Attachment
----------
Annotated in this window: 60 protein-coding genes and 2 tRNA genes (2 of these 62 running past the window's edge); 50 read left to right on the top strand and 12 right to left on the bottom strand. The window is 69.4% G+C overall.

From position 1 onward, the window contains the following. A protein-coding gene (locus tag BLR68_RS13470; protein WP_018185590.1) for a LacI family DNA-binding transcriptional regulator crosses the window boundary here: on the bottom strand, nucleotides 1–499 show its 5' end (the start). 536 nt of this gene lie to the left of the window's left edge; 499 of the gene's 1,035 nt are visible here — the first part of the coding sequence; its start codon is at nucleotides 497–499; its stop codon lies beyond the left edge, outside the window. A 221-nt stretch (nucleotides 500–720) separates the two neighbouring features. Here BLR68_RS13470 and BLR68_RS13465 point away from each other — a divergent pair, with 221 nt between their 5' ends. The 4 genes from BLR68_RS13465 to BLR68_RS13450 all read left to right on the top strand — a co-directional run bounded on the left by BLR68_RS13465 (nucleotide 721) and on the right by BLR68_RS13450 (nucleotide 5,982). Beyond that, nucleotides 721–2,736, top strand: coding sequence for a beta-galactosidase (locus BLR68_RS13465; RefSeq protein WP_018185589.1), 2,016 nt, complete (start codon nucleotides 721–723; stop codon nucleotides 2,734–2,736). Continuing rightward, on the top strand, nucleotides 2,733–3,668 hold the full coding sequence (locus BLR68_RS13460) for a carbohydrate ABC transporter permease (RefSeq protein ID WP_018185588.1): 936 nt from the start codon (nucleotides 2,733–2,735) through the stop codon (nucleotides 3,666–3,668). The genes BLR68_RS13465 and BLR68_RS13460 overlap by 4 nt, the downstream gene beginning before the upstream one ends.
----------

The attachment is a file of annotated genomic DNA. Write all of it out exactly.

Annotated in this window: 60 protein-coding genes and 2 tRNA genes (2 of these 62 running past the window's edge); 50 read left to right on the top strand and 12 right to left on the bottom strand. The window is 69.4% G+C overall.

From position 1 onward, the window contains the following. A protein-coding gene (locus tag BLR68_RS13470; protein WP_018185590.1) for a LacI family DNA-binding transcriptional regulator crosses the window boundary here: on the bottom strand, nucleotides 1–499 show its 5' end (the start). 536 nt of this gene lie to the left of the window's left edge; 499 of the gene's 1,035 nt are visible here — the first part of the coding sequence; its start codon is at nucleotides 497–499; its stop codon lies beyond the left edge, outside the window. A 221-nt stretch (nucleotides 500–720) separates the two neighbouring features. Here BLR68_RS13470 and BLR68_RS13465 point away from each other — a divergent pair, with 221 nt between their 5' ends. The 4 genes from BLR68_RS13465 to BLR68_RS13450 all read left to right on the top strand — a co-directional run bounded on the left by BLR68_RS13465 (nucleotide 721) and on the right by BLR68_RS13450 (nucleotide 5,982). Beyond that, nucleotides 721–2,736, top strand: coding sequence for a beta-galactosidase (locus BLR68_RS13465; RefSeq protein WP_018185589.1), 2,016 nt, complete (start codon nucleotides 721–723; stop codon nucleotides 2,734–2,736). Continuing rightward, on the top strand, nucleotides 2,733–3,668 hold the full coding sequence (locus BLR68_RS13460) for a carbohydrate ABC transporter permease (RefSeq protein ID WP_018185588.1): 936 nt from the start codon (nucleotides 2,733–2,735) through the stop codon (nucleotides 3,666–3,668). The genes BLR68_RS13465 and BLR68_RS13460 overlap by 4 nt, the downstream gene beginning before the upstream one ends.